Carlsen vs. Nepomniachtchi: World Championship – Game 6 Part 3

Greetings chess players. My name is Chris Torres, and this is Daily Chess Musings’ Special Coverage of the 2021 FIDE World Championship Match between Magnus Carlsen and Ian Nepomniachtchi. Because of the historic importance and lengthy nature of Game 6, I broke this round into three videos. Tonight, we are examining Part 3 of Game 6 from the 2021 FIDE World Championship Match between Magnus Carlsen and Ian Nepomniachtchi.

In our third and final installment for Game 6, we will witness Magnus squeezing blood out of stone in the form of a pressing for a win against Nepo in an ultra-complicated endgame that was objectively evaluated as a draw in computer table-bases. In order to triumph, Carlsen disregards the famous endgame wisdom of placing a rook behind passed pawns and in fact, placed his rook in front of his passed pawns in order to the white pieces forward. Doing so meant that Nepomniachtchi needed to play like a computer to draw and under the circumstances, playing with 100% precision over scores of moves against Magnus was just too tall of a task for Nepo or any other chess player alive today. Game 6 of the Carlsen-Nepomniachtchi Match will probably go down as Magnus Carlsen’s greatest endgame so far and undoubtedly the greatest endgame triumph ever in a World Championship Match. In total, it took Magnus Carlsen 136 moves and 7 hours 45 minutes, setting the all-time record for the longest game in the history of the World Chess Championship, in order to defeat Ian Nepomniachtchi and take the lead in the 2021 FIDE World Championship Match.

So, without further ado, let’s examine the thrilling conclusion to Game 6 of the 2021 FIDE World Chess Championship Match…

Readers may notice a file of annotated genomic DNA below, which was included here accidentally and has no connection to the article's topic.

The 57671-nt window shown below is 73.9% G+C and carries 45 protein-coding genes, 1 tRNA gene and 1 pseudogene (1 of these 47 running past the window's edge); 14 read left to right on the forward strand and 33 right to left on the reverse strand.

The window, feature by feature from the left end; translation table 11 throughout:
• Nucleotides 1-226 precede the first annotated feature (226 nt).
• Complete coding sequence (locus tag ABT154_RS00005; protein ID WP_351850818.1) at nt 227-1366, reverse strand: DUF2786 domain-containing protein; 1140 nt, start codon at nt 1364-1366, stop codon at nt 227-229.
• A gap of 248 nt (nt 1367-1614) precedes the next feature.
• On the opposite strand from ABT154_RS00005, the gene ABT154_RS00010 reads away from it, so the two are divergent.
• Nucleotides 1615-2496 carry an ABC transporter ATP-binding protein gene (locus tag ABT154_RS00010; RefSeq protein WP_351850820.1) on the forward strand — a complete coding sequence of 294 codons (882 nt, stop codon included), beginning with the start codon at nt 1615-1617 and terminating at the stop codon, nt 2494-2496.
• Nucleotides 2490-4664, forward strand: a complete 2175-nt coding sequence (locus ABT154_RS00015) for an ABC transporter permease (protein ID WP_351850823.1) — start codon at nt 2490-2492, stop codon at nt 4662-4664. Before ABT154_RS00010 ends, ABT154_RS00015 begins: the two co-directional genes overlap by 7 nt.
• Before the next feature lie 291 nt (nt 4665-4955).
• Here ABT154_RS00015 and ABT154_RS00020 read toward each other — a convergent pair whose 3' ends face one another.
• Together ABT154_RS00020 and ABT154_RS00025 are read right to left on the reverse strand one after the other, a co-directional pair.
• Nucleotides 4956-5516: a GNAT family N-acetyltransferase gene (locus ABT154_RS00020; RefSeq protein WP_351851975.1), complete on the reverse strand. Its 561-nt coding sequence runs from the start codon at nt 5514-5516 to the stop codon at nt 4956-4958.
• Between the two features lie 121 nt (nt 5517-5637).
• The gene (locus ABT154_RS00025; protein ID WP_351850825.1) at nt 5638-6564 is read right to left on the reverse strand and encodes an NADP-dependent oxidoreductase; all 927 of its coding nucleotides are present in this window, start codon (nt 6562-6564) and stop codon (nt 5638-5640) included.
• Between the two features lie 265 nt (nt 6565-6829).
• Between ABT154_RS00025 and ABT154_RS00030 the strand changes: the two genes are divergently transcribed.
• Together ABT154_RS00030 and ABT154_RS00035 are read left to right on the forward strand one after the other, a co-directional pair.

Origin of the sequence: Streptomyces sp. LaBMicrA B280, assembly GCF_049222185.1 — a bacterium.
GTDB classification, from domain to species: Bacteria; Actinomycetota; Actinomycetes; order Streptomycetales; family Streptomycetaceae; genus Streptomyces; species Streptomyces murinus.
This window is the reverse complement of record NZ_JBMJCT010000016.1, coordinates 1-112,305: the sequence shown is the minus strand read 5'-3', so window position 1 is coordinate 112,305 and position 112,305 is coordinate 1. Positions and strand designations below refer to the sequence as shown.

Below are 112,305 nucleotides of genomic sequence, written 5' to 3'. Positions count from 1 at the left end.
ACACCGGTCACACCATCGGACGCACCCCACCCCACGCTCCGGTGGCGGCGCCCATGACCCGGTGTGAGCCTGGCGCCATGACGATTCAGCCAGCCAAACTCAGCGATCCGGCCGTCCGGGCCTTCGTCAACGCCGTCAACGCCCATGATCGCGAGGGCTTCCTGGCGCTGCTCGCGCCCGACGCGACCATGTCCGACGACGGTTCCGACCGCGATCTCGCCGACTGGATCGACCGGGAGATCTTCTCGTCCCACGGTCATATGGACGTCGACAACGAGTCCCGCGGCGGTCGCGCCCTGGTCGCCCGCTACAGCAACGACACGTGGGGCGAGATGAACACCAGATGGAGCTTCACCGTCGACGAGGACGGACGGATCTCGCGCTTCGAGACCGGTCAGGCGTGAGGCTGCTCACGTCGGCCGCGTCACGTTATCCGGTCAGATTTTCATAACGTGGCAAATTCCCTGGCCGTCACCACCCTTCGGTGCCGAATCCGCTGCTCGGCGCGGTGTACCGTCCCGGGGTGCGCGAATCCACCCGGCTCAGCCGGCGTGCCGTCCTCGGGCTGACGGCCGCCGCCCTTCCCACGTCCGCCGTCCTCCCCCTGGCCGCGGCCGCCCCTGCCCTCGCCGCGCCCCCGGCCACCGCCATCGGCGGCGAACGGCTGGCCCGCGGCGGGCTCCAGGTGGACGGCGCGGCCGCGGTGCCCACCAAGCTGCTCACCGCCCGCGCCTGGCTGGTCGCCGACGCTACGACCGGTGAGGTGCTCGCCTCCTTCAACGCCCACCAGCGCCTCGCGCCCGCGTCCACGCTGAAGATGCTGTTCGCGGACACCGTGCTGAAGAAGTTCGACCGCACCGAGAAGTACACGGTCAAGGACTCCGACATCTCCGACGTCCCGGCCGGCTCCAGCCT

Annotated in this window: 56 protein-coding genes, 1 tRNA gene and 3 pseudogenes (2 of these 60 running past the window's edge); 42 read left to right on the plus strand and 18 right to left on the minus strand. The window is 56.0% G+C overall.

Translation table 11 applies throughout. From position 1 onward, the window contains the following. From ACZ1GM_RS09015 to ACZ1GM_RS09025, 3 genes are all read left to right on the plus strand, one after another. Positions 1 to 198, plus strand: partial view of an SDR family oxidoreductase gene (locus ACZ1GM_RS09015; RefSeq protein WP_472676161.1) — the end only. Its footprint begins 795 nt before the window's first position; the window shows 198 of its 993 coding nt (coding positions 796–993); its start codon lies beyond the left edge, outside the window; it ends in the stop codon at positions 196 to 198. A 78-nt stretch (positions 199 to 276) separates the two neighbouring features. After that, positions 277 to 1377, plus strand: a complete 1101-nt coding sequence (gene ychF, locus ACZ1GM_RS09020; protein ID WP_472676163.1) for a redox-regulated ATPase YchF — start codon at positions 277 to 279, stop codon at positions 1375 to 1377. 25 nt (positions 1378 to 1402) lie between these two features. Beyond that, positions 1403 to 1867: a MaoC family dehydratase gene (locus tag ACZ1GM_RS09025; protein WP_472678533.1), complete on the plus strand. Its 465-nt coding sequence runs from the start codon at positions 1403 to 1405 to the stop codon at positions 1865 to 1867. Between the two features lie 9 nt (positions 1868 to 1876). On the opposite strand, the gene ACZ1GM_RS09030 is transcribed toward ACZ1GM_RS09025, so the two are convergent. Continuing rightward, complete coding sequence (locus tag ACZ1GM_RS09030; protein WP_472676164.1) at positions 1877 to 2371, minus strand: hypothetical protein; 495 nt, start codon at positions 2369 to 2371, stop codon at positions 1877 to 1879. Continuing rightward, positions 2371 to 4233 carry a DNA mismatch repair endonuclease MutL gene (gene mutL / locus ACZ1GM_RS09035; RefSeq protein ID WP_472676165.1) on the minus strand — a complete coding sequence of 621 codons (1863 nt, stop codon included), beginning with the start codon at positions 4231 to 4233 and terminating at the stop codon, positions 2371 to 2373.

I hope you enjoyed today’s special presentation of game 6 from the 2021 FIDE World Championship Match between Magnus Carlsen and Ian Nepomniachtchi. For more on the match please visit the official website at https://fideworldchampionship.com. Additionally, please take a moment to like this video and subscribe to my Daily Chess Musings YouTube channel. Finally, be sure to check out DailyChessMusings.com to find my notes to this video as well as thousands of other free learning resources.

My name is Chris Torres, and I will see you next time with game 7 from the Carlsen-Nepomniachtchi Match.



Carlsen Magnus (NOR)
Nepomniachtchi Ian (RUS)

Result: 1-0
Metadata » Click to open.

Published by chessmusings

Chris Torres is a nationally renowned scholastic chess coach working in the San Francisco Bay Area. His classes have attracted players of strengths ranging from rank beginners to world champions. A chess professional since 1998, Chris is widely recognized as one of the main driving forces behind the explosion in popularity and sudden rise in quality of scholastic chess in California. Chris Torres served as the President of the Torres Chess and Music Academy from 2005-2020 and currently is recognized as a correspondence chess master with the United States Chess Federation. Since 1998 Chris Torres has taught 6 individual national champions as well as led multiple school teams to win national championship titles. In addition, Chris Torres has directed and taught at 10 different schools which have been California State Champions at chess. In 2011 and 2012, several former and current students of Chris Torres have been selected to represent the United States at the World Youth Chess Championships. Mr. Torres’ hobbies include playing classical guitar and getting his students to appear on the national top 100 chess rating lists.

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